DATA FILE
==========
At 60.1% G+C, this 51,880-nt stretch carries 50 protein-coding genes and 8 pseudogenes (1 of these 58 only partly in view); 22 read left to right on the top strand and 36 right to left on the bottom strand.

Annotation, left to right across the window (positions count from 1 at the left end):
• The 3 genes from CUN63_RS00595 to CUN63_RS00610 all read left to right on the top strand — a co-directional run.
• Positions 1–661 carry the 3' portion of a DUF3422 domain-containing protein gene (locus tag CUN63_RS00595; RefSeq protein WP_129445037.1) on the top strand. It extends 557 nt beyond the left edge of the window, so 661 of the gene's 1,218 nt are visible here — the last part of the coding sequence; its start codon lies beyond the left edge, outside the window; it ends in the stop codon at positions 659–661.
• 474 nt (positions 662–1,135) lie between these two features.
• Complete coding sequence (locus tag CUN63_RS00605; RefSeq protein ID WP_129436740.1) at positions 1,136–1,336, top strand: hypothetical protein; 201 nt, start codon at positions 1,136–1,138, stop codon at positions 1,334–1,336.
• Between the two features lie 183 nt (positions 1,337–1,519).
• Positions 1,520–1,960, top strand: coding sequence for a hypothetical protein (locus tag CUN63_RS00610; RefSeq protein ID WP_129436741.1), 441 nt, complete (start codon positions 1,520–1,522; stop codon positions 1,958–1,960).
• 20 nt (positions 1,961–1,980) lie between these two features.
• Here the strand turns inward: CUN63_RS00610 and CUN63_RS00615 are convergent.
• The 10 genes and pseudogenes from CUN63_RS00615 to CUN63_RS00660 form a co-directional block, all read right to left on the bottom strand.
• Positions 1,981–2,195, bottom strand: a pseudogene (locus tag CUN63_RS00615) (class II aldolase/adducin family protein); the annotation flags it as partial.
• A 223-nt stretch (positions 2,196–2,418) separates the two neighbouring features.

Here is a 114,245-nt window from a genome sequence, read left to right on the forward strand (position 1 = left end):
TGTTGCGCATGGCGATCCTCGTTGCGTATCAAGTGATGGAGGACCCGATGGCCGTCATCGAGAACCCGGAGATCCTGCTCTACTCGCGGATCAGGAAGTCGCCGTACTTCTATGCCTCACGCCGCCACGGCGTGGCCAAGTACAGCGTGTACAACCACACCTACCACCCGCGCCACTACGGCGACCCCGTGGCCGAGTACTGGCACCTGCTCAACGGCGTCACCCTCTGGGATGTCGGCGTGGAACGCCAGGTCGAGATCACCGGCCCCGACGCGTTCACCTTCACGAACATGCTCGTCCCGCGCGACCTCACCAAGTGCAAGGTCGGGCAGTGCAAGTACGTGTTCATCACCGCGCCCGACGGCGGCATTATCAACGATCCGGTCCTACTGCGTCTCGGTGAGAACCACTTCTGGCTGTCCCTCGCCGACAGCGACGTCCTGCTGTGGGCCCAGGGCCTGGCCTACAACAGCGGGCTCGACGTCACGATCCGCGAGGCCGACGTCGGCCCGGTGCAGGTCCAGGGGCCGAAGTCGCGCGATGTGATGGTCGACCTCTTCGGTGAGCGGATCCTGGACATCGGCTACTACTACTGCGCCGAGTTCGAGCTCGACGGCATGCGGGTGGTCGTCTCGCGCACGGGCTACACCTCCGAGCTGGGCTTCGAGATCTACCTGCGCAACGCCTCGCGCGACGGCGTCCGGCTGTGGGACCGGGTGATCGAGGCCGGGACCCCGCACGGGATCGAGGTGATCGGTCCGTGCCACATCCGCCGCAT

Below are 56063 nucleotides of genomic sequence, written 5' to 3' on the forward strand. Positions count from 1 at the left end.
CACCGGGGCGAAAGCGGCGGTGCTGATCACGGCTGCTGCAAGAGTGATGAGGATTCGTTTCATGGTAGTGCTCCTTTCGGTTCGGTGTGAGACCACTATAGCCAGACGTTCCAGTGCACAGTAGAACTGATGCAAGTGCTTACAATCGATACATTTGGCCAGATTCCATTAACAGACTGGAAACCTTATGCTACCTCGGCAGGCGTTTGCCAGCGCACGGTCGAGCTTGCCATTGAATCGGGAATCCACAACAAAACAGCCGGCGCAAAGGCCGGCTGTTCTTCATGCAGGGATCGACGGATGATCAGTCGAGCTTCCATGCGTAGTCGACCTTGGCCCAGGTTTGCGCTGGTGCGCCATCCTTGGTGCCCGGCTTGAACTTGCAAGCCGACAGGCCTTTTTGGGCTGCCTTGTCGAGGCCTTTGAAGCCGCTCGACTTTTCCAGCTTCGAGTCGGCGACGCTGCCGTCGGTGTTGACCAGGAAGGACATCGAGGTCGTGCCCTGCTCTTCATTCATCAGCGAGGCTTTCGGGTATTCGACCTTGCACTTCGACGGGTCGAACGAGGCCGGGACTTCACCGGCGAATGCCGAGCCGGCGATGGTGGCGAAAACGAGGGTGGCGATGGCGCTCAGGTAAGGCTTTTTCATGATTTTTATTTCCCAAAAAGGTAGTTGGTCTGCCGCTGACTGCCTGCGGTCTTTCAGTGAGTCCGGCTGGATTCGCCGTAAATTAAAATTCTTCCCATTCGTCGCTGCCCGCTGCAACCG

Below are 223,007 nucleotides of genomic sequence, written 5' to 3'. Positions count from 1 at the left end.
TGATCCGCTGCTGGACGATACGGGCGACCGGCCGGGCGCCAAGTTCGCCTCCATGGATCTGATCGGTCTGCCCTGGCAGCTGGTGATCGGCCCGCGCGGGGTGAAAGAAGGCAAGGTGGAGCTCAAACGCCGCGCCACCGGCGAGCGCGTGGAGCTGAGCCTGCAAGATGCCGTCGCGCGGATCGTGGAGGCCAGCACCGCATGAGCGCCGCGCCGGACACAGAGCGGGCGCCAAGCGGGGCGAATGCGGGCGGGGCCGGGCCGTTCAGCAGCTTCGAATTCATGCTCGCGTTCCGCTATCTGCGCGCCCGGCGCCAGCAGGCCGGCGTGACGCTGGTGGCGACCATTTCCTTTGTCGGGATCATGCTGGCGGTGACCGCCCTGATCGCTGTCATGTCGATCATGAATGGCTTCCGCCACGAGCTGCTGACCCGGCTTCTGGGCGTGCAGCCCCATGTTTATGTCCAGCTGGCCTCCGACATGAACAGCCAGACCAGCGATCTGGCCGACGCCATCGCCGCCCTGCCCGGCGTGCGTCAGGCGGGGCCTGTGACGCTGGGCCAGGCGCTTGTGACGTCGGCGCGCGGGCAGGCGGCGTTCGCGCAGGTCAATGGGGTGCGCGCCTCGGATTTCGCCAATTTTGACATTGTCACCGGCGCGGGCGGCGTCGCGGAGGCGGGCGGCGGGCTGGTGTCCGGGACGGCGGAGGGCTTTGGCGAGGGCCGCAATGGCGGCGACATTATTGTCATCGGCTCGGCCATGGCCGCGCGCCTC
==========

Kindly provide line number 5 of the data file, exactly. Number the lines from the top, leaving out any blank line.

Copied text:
• 474 nt (positions 662–1,135) lie between these two features.